Paloma described how parents “helped each other out”. “We juggled childcare and reached out to parents who couldn’t afford to miss work,” she said.

That support was mobilised through the highly political demands of the strike. “There was a pretty broad understanding that the strike was about more than just an increase in salary,” said Paloma.

Civil rights

Nicolle added, “I teach students in high school. There are over 40 students in almost every class—it’s a ­violation of their civil rights.

“The district wanted to put ­numbers up to 50 students in a class.”

Students raised demands themselves, which teachers then took up. LA is one of only three school districts in the US that carries out random searches on students.

These disproportionately target ­students from ethnic minorities.

Students got teachers to add stopping these searches to their demands—which won.

And students took action ­themselves. They protested ­outside meetings of the school board to demand schools superintendent Austin Beutner come out and ­negotiate with them directly.

The struggle is spreading from LA. Thousands of teachers in Virginia struck over funding for state schools on Monday. And teachers in Oakland, California, are in the process of balloting for strikes. Their demands are similar to those raised in LA—including a pay rise and limits on class sizes.

There are 3,000 teachers in the Oakland Educators Association.They have already staged unofficial ­“sickouts”—when people call in sick—including one on 17 January which saw hundreds of teachers take part.

And teachers in Denver, Colorado are also joining the fight. Last week members of the almost ­6,000-strong Denver Classroom Teachers Association vote for strikes over bonuses by 93 percent.

It shows the potential of the US working class to resist Trump through its own strength, not rely on the Democrats.

Winning despite their leaders

Rank and file teachers were up against both the bosses’ and union leaders’ games.

It took 20 months for the UTLA union to move through seemingly infinite rounds of talks—despite having a 98 percent mandate for strikes.

It called for strikes to begin on 10 January, only to postpone them until the 14 January.

And, after the UTLA had negotiated a deal, it gave strikers just three hours to read the 40-page agreement. In this time they also had to travel back to their schools, giving them hardly any time to read or debate the new contract.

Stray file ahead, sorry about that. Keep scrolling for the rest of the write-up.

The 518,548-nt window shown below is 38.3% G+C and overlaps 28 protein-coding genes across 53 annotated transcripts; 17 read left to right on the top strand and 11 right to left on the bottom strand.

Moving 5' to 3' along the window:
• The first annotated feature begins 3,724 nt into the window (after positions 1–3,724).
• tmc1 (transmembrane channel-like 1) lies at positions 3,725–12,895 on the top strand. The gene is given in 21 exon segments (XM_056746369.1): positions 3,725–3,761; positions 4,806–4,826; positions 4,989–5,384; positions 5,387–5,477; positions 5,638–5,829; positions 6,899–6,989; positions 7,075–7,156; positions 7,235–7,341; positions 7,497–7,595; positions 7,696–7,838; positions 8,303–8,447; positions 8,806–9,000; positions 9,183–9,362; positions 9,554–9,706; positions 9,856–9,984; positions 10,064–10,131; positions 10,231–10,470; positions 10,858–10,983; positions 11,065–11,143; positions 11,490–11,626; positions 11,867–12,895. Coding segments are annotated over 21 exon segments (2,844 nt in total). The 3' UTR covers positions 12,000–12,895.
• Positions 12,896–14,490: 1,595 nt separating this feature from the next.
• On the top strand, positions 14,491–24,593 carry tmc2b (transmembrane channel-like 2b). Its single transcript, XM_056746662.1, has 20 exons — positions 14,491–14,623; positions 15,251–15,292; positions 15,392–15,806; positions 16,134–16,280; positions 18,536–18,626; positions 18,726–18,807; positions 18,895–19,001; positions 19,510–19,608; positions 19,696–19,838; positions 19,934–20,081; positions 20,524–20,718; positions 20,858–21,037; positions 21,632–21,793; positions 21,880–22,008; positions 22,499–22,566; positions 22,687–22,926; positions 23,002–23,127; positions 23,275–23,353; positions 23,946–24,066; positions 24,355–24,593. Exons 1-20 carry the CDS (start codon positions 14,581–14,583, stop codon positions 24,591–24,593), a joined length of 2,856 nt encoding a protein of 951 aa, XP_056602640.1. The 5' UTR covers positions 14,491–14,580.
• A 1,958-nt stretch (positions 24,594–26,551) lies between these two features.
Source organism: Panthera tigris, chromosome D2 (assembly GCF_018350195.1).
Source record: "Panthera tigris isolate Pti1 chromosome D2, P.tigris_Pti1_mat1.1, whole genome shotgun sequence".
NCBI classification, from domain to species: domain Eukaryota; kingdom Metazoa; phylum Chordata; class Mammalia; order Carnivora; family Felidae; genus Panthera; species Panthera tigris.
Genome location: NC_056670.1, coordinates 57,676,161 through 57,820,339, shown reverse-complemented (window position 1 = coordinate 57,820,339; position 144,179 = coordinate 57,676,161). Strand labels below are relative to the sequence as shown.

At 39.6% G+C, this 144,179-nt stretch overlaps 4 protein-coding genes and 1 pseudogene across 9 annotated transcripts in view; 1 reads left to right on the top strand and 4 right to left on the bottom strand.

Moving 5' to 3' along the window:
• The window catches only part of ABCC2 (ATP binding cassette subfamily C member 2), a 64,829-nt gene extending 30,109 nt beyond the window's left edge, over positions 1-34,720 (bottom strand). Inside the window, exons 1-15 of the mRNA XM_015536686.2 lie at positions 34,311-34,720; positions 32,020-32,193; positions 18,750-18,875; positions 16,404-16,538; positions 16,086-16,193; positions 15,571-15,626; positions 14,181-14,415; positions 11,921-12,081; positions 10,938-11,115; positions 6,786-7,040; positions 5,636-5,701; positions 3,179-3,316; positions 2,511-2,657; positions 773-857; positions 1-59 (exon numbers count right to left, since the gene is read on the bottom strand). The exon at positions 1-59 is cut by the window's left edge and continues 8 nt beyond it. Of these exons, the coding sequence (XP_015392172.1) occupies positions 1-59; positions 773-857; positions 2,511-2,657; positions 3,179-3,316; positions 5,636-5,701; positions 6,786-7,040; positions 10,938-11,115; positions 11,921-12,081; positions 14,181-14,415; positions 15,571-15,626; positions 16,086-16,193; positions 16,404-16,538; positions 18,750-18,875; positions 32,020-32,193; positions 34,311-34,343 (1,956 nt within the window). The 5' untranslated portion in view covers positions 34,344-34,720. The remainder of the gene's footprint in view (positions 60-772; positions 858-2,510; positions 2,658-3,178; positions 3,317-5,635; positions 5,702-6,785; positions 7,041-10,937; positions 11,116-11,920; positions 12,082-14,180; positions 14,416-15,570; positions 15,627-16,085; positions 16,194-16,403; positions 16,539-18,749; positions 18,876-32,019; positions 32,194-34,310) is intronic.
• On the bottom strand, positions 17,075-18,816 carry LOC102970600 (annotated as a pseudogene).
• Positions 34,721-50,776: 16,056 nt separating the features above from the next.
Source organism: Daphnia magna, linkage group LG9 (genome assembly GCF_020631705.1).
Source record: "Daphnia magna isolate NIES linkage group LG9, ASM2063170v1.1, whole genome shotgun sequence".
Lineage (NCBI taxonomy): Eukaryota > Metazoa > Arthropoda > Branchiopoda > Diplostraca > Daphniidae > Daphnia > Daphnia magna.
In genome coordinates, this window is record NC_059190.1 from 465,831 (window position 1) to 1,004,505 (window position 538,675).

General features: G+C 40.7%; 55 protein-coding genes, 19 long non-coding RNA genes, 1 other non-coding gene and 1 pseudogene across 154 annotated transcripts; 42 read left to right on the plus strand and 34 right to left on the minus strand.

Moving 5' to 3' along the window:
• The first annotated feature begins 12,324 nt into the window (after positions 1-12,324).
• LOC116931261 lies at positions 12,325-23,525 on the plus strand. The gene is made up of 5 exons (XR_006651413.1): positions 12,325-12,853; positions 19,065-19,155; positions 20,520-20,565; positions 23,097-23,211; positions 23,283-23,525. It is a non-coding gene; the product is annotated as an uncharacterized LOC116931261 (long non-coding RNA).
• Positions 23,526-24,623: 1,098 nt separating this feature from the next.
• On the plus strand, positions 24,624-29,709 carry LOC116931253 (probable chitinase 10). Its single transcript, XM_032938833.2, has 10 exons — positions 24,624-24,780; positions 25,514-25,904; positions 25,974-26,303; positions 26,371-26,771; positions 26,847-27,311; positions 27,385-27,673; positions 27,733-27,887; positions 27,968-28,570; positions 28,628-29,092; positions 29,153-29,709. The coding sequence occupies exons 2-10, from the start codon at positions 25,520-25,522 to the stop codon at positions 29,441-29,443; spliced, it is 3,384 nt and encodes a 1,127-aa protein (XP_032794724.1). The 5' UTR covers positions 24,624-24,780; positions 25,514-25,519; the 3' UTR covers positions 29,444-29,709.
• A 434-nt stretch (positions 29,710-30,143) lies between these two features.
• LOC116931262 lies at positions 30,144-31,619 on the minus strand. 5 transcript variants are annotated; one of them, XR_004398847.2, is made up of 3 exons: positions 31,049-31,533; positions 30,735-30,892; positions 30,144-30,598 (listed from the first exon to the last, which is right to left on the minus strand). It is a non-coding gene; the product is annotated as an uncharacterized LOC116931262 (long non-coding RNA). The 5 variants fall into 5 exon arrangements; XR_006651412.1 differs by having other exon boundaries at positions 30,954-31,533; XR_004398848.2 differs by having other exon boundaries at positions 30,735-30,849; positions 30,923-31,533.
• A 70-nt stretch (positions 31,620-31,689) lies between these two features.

Yet despite union leaders’ manoeuvres, strikers won many of their demands, including more children’s counsellors in schools. Bosses were forced to bring the ratio down closer to one counsellor for every 500 students.

Currently there is one counsellor for between 690 and 890 students.


Nicolle pointed out that a key part of the deal was the elimination of clause 1.5. This clause means that any commitments taken by school management over class sizes can be reneged upon.

Nicolle stressed how important this was because “at the last minute superintendent Beutner had tried to subvert the agreement”. While commitments to reduce class sizes are small now—just two fewer students for each class—bosses won’t be able to wriggle out of future agreements easily.

But many teachers want more.

The deal included a 6 percent pay rise and a number of commitments over class sizes and support workers.

Anne Scatolini described it as “just a partial return of the interest free loan teachers gave the district to remain solvent during ‘tough times’.” She was referring to pay freezes and real terms pay cuts teachers endured after the banking crash in 2008.

Despite the shortcoming the LA teachers have won the most of all the US teachers’ strikes—and showed workers’ power to take on the bosses.

Click here to subscribe to our daily morning email newsletter 'Breakfast in red'

Mobile users! Don't forget to add Socialist Worker to your home screen.